A technical glitch impacted thousands of people with diabetes in the US over the weekend, arguably leaving them vulnerable to hypoglycemia.

The Dexcom G6, a blood glucose monitor that links to a phone app and generates an alert when the user’s blood sugar levels dip dangerously low, suffered a serious service outage on Friday night.

The outage meant that many people did not realise that their monitors were no longer able to send an alert during the night, leaving some vulnerable to nocturnal hypoglycemia.

Twitter has been awash with complaints about the outage, particularly parents who had no idea their children’s blood sugar levels were no longer being monitored.

Speaking to The New York Times, Dr Virginia Coleman-Prisco, whose ten-year-old-son wears the device, said: “We rely on this technology. We didn’t get any alerts, and that’s really dangerous. Our son could have died in his sleep.”

Another Dexcom user Carrie Diulus, told MedTech Dive that the glitch had “rocked the diabetes online world.”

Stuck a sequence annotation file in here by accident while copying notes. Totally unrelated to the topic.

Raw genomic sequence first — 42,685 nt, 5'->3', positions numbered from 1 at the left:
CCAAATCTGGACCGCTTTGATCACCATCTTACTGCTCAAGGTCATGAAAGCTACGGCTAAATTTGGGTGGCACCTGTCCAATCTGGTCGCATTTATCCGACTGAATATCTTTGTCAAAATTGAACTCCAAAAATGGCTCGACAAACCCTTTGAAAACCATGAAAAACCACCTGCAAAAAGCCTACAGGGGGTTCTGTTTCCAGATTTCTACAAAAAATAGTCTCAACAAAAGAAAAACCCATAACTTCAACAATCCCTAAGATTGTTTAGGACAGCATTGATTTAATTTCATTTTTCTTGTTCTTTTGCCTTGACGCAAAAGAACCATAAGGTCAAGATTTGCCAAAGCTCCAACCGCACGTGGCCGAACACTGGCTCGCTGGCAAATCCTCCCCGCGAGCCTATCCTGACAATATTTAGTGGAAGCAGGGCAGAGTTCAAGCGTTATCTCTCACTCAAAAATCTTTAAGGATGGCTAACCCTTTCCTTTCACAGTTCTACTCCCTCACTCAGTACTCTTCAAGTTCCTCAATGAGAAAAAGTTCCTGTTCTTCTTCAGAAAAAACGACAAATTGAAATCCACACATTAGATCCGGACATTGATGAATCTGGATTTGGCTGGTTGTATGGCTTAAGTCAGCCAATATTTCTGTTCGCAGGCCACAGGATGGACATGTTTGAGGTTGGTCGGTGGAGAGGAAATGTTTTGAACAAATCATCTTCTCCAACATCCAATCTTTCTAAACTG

She added: “We’ve all gotten so used to this technology. The risk is if a parent doesn’t know their child is going low overnight, there is potential for a fatal hypoglycemic event. If a child’s blood sugar goes high overnight, diabetic ketoacidosis can occur, which can also be fatal.”

In an email to American news outlet CNBC Dexcom said the company became aware there was an issue on Saturday morning, blaming it on a server malfunction.

The company said: “We are still investigating official root cause. We did not release any updates or changes to cause this issue, further complicating our investigation. However, we have determined that a server overload occurred due to an unexpected system issue that generated a massive backlog, which our system was unable to sufficiently handle.”

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